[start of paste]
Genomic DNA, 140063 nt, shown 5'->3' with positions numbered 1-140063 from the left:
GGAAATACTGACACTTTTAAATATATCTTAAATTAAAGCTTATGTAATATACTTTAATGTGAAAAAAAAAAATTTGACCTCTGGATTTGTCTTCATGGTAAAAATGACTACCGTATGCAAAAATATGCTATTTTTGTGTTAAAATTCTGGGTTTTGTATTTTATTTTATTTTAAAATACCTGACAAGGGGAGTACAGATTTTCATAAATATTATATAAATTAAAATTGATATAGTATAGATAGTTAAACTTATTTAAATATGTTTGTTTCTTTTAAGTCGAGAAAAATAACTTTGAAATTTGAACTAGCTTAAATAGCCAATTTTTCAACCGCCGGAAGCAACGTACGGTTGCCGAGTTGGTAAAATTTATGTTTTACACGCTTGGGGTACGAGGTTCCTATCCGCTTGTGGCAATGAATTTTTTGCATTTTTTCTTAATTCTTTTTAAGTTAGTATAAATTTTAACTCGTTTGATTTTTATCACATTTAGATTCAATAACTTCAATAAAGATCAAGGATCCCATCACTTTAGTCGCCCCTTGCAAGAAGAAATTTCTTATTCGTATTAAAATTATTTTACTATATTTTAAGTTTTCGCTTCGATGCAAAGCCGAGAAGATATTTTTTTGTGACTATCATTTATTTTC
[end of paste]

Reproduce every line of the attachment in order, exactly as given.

Genomic DNA, 140063 nt, shown 5'->3' with positions numbered 1-140063 from the left:
GGAAATACTGACACTTTTAAATATATCTTAAATTAAAGCTTATGTAATATACTTTAATGTGAAAAAAAAAAATTTGACCTCTGGATTTGTCTTCATGGTAAAAATGACTACCGTATGCAAAAATATGCTATTTTTGTGTTAAAATTCTGGGTTTTGTATTTTATTTTATTTTAAAATACCTGACAAGGGGAGTACAGATTTTCATAAATATTATATAAATTAAAATTGATATAGTATAGATAGTTAAACTTATTTAAATATGTTTGTTTCTTTTAAGTCGAGAAAAATAACTTTGAAATTTGAACTAGCTTAAATAGCCAATTTTTCAACCGCCGGAAGCAACGTACGGTTGCCGAGTTGGTAAAATTTATGTTTTACACGCTTGGGGTACGAGGTTCCTATCCGCTTGTGGCAATGAATTTTTTGCATTTTTTCTTAATTCTTTTTAAGTTAGTATAAATTTTAACTCGTTTGATTTTTATCACATTTAGATTCAATAACTTCAATAAAGATCAAGGATCCCATCACTTTAGTCGCCCCTTGCAAGAAGAAATTTCTTATTCGTATTAAAATTATTTTACTATATTTTAAGTTTTCGCTTCGATGCAAAGCCGAGAAGATATTTTTTTGTGACTATCATTTATTTTC